If you ever drive north on the coastal plains from Dundee to Aberdeen, on your left most of the way are mountains low but attractive, often snow capped. These are the eastern extensions of the Cairngorms and then Grampians. As you drive north of Laurencekirk these hills are known as the Mounth.
In whisky terms you are in the Eastern Highlands. Personally I believe the area from Fife to Banff should be a whisky area in its own right.
The hills are traversed by the modern version of old drove roads. Generally narrow twisting B-roads. These roads join the Angus Glens to mid Deeside. These were the routes travelled by illicit distillers over the years. The Cairn o’ Mount Road joins Fettercairn to Banchory and as a child was my favourite road going from the picnic sites in the Forest of Birse, over fords and old bridges to the large Cairn at the top of the Cain o Mount. Little did I know if we had kept going down the other side I would have arrived at one of my favourite distilleries. Fettercairn is not well known but is the centre of some of White and MacKay’s experiments with its two pairs of of stills often under the supervision of legendary Master Blender, Richard ‘the Nose’ Patterson.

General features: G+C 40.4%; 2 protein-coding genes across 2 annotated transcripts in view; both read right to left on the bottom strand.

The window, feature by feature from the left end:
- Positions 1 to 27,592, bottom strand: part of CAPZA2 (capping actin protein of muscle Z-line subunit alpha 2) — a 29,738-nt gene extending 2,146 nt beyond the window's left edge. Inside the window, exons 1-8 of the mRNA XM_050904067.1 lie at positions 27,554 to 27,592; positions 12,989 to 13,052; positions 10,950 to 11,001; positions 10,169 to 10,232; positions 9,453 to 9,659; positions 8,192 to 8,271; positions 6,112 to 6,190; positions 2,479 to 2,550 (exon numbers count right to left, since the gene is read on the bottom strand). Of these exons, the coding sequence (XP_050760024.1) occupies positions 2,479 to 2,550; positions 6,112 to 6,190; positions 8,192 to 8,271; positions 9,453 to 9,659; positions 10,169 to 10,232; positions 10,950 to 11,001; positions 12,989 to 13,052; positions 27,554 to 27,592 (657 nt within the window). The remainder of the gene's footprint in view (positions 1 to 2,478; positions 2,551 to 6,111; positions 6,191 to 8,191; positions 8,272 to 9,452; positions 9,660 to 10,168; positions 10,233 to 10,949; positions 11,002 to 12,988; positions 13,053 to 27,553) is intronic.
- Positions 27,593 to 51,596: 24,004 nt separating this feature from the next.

It is one of Scotlands oldest distilleries and its access to the best Barleys and mountain spring water help produce one of Scotlands purest spirits, which deliver strong echoes of Lewis Grassic Gibbons classic Sunset Song novels set in the the Mearns the farmlands around this area.
I love it at 8 years old. It is beautifully delicate and complex, really spirit led. This expression is certainly not as harsh as past examples have been criticised for. Jim Murray is certainly not a fan!
I love this single cask expression and would recommend you buy it to fully understand what these Eastern Highland whiskies can deliver at a young age matured in sweet Virgin Oak casks.
Lighter than most initially, a beautiful light straw colour. Great barrels with a lovely spirit lead. The sherry hogshead char gives almost Bourbon notes.
Nose: Pan au chocolate, herbs, liquorice apple skin almonds oak
Palate: Heather honey, toffee, brazil nuts lemon treacle steak spicy ginger
Finish: round and complex dry salty note even a hint of char
Beautiful flavours and balance between sweetness spice and savoury
This Fettercairn goes straight into this years top 5 for me. It takes time to nose and taste but is a classic well priced independents example of a well chosen cask. At around £40 this is certainly a value expression. I am hopefully tasting the Fetercairn range soon. I expect it to excel.